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Epiphyseal enchondroma masking as osteoid osteoma: a case report

A Correction to this article was published on 13 June 2021

This article has been updated

Abstract

Background

Enchondromas originating in the epiphyses of long bones are rare and epiphyseal osteoid osteomas are also uncommon. Diagnosis can become elusive when enchondromas or osteoid osteomas occur in atypical locations and present with nonspecific clinical and imaging characteristics.

Case presentation

We report a case of epiphyseal enchondroma of the left proximal femur in a 15-year-old girl with a 2-month history of left lower extremity pain. Preoperative CT displayed thickened cortex in the anterior surface of the left proximal femur with specks of calcification and inhomogeneity of the adjacent bone marrow cavity. She was diagnosed with osteoid osteoma. Postoperative pathological examination of surgically excised specimens revealed a diagnosis of enchondromas.

Conclusions

Our case highlights that enchondroma should be considered in lesions of the epiphysis.

Background

Enchondroma is a common benign cartilage tumor in children [1] and accounts for approximately 3% of bone tumors and up to 13% of benign bone tumors [2, 3]. Enchondroma is very rare. In a study of 49 children and adolescents with long bone epiphyseal lesions, El-Ali et al. found only 1 (2.0%) case of enchondroma [4]. Potter et al. reviewed 761 cases of enchondroma over the duration of 55 years and found that 4.3% of those were epiphyseal enchondromas [1]. The disease has an indolent and subtle clinical course and often does not become manifest until 20 years of age. It has a predilection for short bones, especially the phalanx and metacarpal, and in long bones, enchondroma more frequently occurs in the femur and humerus [1]. Enchondromas originating in the epiphyses of long bones are rare, and frequently prompt patients to seek early medical attention as epiphyseal lesions often produce pain in the absence of trauma or other physical insults [5]. Osteoid osteoma rarely occurs in the epiphysis and is characterized by an osteolytic area surrounded by variable degrees of reactive sclerosis with secondary bone marrow changes that could lead to erroneous diagnoses [1]. Diagnosis can become elusive when enchondromas or osteoid osteomas occur in atypical locations and present with nonspecific clinical and imaging characteristics [6]. Here, we report a case of epiphyseal enchondroma masking as osteoid osteoma of the left proximal femur in a 15-year-old girl with left lower extremity pain.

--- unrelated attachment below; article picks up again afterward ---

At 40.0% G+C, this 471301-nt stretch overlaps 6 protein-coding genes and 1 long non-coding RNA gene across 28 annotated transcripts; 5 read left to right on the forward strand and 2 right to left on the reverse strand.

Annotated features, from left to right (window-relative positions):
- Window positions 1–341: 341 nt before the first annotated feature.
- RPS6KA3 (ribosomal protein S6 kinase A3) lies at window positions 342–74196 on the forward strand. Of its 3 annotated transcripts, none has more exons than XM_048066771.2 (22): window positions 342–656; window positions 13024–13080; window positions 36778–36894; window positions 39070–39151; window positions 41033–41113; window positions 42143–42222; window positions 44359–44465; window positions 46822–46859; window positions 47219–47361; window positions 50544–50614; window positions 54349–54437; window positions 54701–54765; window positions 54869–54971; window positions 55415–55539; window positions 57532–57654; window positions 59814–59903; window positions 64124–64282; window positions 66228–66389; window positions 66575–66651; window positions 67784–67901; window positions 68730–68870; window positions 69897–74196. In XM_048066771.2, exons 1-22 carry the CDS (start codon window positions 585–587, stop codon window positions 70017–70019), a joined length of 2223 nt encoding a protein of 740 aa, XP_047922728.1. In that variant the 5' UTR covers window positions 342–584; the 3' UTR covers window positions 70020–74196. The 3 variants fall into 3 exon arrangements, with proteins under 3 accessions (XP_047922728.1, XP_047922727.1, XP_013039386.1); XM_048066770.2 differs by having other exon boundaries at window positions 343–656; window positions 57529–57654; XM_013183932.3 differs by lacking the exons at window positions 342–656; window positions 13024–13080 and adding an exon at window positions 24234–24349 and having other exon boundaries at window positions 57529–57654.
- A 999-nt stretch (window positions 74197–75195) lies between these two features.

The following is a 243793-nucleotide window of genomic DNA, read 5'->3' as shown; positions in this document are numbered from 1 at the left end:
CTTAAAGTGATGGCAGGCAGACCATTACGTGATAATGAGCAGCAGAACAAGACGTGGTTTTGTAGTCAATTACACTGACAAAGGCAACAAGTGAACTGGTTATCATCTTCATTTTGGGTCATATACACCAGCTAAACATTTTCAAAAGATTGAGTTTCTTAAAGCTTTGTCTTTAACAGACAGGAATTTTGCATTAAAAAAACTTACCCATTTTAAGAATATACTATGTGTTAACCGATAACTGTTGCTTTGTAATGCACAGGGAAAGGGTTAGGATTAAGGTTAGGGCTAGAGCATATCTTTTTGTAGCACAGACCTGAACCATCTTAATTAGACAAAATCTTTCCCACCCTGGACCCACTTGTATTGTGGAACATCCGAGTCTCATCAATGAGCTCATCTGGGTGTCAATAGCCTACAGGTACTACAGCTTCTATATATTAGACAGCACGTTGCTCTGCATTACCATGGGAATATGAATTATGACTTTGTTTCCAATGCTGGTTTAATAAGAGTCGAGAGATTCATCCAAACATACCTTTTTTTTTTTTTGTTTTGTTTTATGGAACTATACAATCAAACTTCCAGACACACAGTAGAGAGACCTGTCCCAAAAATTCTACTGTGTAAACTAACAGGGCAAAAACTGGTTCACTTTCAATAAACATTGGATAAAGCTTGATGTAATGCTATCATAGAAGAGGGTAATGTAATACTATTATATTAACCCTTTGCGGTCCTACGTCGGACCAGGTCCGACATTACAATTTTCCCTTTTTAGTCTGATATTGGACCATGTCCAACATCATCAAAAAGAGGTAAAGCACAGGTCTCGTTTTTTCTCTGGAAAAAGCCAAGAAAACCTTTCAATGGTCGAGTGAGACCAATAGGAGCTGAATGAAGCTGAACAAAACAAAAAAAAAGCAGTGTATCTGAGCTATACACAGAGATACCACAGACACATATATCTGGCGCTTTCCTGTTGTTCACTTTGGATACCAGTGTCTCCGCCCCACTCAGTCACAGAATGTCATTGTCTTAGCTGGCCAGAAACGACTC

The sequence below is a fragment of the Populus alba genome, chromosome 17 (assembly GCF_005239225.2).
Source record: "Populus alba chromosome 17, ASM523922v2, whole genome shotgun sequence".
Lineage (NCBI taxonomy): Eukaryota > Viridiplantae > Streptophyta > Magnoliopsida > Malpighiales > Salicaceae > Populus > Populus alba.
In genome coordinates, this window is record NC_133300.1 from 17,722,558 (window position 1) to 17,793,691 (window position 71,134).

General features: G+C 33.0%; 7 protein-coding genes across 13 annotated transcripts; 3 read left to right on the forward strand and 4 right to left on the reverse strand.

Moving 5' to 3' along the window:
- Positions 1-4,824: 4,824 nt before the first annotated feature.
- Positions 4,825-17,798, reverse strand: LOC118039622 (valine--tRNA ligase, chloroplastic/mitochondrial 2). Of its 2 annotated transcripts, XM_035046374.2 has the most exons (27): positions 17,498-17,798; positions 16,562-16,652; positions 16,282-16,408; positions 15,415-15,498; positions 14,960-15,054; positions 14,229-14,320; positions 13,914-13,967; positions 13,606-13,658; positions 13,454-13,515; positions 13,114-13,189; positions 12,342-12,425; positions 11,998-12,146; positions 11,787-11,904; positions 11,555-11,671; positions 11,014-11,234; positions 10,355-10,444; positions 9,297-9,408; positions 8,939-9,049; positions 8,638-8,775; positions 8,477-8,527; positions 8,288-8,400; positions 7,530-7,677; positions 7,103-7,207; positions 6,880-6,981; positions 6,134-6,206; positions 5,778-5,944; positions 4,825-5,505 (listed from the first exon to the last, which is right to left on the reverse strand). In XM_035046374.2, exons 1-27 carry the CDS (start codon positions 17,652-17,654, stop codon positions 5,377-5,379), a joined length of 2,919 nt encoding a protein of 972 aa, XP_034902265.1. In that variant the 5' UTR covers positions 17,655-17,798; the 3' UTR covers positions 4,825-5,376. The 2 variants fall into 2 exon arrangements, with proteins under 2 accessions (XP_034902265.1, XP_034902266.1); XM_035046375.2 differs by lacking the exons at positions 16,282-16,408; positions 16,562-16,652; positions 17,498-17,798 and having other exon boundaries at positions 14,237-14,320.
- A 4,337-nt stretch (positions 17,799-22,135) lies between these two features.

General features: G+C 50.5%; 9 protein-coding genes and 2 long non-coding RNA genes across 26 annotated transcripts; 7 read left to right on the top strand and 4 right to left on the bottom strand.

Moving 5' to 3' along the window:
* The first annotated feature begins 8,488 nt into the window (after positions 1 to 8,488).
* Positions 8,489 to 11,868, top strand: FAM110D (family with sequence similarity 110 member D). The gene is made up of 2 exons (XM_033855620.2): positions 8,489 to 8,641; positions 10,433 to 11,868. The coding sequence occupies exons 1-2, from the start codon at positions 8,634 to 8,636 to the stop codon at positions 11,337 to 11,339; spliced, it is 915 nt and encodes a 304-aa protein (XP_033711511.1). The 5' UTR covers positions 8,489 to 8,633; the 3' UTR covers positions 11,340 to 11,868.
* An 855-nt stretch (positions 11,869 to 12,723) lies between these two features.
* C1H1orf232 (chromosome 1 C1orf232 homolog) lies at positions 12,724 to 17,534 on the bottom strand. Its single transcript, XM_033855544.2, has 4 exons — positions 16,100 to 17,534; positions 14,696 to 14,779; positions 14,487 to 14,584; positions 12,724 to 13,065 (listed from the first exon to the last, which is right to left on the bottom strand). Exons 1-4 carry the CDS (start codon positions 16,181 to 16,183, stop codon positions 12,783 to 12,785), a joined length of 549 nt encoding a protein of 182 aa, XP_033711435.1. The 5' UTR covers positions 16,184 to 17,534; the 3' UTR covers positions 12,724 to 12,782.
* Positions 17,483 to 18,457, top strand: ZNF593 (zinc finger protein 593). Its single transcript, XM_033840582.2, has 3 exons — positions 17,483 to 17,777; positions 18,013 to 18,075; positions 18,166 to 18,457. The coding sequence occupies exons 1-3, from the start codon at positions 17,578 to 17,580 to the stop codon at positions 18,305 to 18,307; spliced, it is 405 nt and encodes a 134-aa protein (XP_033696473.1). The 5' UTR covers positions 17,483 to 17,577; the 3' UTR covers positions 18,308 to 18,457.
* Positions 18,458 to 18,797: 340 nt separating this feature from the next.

Case presentation

A 15-year-old girl presented to our hospital on September 13, 2018 with a 2-month history of pain in the left lower extremity that worsened for 1 month. Major clinical manifestations included lumbago and radiating pain along the femoral nerve distribution with decreased sensation and paresthesia of the left lower extremity. She also had limitation of motion of the lower limb, which was relieved after rest. The patient visited a local hospital in July 2018 and received no definite diagnosis. She was given vitamins and calcium supplementation, but her pain was not alleviated. In August 2018, her pain worsened and swelling also appeared in the left thigh. She visited the Department of Neurology of our hospital on September 6, 2018. Electromyography revealed injury of the left femoral nerve; she received mecobalamin and vitamin B12, but pain failed to improve. The patient had no history of trauma. Her medical history was unremarkable.

Physical examination at admission revealed firm, tender mild swelling of the left proximal thigh, with normal overlying skin. Adduction and flexion of the left hip were limited and elicited pain. There were no other remarkable abnormalities. Plain radiographs showed increased density of the greater trochanter of the left femur (Fig. 1). CT displayed thickened cortex in the anterior surface of the left proximal femur with specks of calcification and inhomogeneity of the adjacent bone marrow cavity (Fig. 2). Preoperative magnetic resonance imaging (MRI) showed an oval mass in the bone marrow cavity of the proximal femur, which was 5.5 × 2.1 cm in size and hypointense in the T1-weighted image and hyperintense in the fat-suppressed T2-weighted image. The intertrochanteric bone had slightly sheet-like hyperintense signal on fat suppression and a sharp protrusion was seen anterior to the lesion and its wide base was connected to the bone. The adjacent soft tissue showed a long curved shadow on T2 fat-suppressed signal. The local cortical bone was interrupted. No obvious soft tissue shadow was seen (Fig. 3). Considering that pain was the predominant symptom in the patient and the fact that osteoid osteoma is more common, especially in the proximal femur [1], based on the radiological (X-ray, CT and MRI) findings, a diagnosis of left femur tumor with a high likelihood of osteoid osteoma was made.

Fig. 1
figure1

a Preoperative X-ray examinations show increased density (arrow) of the greater trochanter of the left femur in a 15-year-old girl presenting with a 2-month history of left lower leg pain. b, c CT coronal and sagittal image of the lesion (arrow)

Fig. 2
figure2

Preoperative CT displays thickened cortex in the anterior surface of the left proximal femur with specks of calcification and inhomogeneity of the adjacent bone marrow cavity

Fig. 3
figure3

Preoperative magnetic resonance imaging (MRI) showed an oval mass that was hypointense in the T1-weighted image and hyperintense in the fat-suppressed T2-weighted image in the bone marrow cavity of the proximal femur